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Predicting poor functional outcome in community-dwelling older adults with knee pain: prognostic value of generic indicators
  1. Christian David Mallen (c.d.mallen{at}cphc.keele.ac.uk)
  1. Primary Care Musculoskeletal Research Centre, Keele University, United Kingdom
    1. George Peat (g.m.peat{at}cphc.keele.ac.uk)
    1. Primary Care Musculoskeletal Research Centre, Keele University, United Kingdom
      1. Elaine Thomas (e.thomas{at}cphc.keele.ac.uk)
      1. Primary Care Musculoskeletal Research Centre, Keele University, United Kingdom
        1. Rosie Lacey (r.lacey{at}cphc.keele.ac.uk)
        1. Primary Care Musculoskeletal Research Centre, Keele University, United Kingdom
          1. Peter R Croft (p.r.croft{at}cphc.keele.ac.uk)
          1. Primary Care Musculoskeletal Research Centre, Keele University, United Kingdom

            Abstract

            Background In longitudinal studies across a range of regional musculoskeletal pain syndromes, certain prognostic factors consistently emerge. They are “generic” in the sense that they appear to apply regardless of the particular anatomical site or underlying cause of the pain.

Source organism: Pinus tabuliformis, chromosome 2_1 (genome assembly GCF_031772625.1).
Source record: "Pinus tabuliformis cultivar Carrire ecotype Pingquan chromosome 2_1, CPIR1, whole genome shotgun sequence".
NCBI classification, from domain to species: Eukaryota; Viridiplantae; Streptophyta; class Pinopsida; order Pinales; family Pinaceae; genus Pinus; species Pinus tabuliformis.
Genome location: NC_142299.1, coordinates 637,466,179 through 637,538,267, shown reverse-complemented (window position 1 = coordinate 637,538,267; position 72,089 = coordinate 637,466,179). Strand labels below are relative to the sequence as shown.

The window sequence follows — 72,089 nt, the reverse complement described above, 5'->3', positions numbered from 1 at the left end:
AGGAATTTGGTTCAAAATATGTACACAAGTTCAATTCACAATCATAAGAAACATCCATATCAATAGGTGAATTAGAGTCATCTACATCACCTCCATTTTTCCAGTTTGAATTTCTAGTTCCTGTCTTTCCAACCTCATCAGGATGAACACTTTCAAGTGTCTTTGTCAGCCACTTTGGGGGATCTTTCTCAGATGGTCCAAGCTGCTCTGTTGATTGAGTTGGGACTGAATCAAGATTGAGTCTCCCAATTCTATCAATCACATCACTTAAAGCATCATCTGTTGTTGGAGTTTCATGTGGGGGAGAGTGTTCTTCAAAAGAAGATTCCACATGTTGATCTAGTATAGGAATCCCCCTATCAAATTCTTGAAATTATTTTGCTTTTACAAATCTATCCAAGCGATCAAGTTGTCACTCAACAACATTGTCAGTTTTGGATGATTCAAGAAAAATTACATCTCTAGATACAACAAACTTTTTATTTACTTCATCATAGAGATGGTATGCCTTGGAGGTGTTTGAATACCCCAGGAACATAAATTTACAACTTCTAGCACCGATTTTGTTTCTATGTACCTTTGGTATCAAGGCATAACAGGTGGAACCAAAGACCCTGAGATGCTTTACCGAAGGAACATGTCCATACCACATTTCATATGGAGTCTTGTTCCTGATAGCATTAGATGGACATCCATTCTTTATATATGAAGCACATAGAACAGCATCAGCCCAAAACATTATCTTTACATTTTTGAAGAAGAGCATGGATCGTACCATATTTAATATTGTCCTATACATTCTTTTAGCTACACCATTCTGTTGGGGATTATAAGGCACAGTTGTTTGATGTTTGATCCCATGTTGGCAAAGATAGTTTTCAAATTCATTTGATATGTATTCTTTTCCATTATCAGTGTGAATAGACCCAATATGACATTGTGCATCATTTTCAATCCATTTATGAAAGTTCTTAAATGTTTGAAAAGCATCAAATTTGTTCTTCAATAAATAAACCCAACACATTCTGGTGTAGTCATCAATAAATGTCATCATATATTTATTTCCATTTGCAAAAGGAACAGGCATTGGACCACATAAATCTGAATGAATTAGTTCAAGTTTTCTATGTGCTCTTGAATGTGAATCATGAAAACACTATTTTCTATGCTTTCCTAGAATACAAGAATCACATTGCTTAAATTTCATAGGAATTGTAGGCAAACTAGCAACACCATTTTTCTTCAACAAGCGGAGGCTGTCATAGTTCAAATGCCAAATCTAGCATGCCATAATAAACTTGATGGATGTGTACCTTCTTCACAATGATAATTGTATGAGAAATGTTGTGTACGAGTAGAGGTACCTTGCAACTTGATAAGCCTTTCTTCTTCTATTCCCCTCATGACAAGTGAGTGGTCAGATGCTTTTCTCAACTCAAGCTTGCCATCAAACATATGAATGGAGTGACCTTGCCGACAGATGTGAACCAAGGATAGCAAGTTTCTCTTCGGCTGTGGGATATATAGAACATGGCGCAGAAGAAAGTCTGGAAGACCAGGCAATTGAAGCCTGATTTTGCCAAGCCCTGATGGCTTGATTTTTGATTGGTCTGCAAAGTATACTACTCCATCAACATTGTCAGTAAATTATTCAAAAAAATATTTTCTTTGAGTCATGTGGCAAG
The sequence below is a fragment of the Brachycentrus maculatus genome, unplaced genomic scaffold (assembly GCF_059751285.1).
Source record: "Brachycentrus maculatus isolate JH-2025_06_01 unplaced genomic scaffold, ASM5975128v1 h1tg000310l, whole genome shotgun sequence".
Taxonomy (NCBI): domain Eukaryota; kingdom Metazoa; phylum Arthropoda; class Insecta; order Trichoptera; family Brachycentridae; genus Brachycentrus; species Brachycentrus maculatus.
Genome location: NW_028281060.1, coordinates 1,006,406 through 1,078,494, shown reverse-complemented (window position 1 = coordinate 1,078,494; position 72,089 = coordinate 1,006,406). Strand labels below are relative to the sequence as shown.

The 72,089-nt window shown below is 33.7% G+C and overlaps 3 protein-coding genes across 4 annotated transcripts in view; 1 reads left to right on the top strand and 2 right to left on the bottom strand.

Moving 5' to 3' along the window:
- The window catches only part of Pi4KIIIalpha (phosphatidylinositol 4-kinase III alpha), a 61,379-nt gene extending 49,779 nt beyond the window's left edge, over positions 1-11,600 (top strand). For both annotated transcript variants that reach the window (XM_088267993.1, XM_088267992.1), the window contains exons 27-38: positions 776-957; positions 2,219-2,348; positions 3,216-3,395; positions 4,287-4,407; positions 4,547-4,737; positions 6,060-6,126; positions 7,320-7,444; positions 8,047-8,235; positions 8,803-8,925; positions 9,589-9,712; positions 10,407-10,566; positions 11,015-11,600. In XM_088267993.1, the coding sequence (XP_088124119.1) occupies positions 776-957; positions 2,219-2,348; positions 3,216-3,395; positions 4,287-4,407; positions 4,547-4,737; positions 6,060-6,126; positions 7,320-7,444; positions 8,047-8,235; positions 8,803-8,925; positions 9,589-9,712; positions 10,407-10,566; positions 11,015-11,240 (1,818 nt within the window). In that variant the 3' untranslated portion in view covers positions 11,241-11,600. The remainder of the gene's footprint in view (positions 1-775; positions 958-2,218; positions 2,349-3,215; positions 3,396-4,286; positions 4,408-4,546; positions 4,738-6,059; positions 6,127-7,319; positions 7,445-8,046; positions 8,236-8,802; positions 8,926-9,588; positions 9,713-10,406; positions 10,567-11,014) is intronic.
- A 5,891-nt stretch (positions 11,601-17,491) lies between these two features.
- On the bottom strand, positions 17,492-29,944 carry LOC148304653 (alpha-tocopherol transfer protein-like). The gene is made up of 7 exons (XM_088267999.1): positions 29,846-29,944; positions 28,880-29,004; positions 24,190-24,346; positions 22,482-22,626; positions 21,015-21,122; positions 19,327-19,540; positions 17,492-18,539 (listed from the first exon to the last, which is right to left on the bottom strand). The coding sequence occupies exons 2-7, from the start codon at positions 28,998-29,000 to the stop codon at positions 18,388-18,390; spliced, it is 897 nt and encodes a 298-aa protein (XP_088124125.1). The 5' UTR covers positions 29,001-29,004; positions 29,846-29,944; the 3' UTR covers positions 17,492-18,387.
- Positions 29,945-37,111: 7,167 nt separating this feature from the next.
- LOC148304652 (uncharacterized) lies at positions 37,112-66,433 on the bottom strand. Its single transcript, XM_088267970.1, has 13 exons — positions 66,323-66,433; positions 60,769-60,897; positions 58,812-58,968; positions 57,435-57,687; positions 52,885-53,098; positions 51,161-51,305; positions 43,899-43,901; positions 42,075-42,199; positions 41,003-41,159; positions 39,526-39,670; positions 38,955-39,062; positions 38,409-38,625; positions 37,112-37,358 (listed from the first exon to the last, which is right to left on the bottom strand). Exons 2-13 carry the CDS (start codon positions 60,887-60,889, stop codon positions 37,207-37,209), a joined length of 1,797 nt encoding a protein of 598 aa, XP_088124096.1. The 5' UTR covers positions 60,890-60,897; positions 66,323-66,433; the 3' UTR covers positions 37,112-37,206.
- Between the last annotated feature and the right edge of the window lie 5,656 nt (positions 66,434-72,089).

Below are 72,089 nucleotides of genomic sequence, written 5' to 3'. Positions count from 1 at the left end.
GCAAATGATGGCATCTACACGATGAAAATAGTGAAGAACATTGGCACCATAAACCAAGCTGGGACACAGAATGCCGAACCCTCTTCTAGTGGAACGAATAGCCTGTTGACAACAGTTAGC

Objective This study has investigated the value of generic indicators of poor functional outcome for knee pain and osteoarthritis in the community.

            Methods We conducted a population based cohort study of adults aged 50 years and over with knee pain as part of the Clinical Assessment Study (Knee)(CAS(K)). At baseline, participants completed a postal questionnaire and attended a research clinic where they completed a further questionnaire and underwent structured physical examination and X-rays. 18 month follow-up was via self-complete questionnaire. Risk ratios were calculated using Cox regression with a fixed time period assigned to each participant.

            Results 60% of participants experienced a poor outcome at 18 months. 12 univariate associations were associated with poor outcome, with four variables remaining in the multivariate model (older age, being overweight or obese, having possible or probable anxiety, and more severe pain).Using a simple unweighted additive risk score (1 point each for age 60 years or over, BMI 25 kg/m2, possible or probable anxiety, Chronic Pain Grade II-IV), 90% of participants with all four generic indicators were correctly classified.

            Conclusions This study has demonstrated that generic prognostic indicators can be used to determine the prognosis of older people with knee pain in the community.

            • Epidemiology
            • Knee pain
            • Osteoarthritis
            • Prognosis

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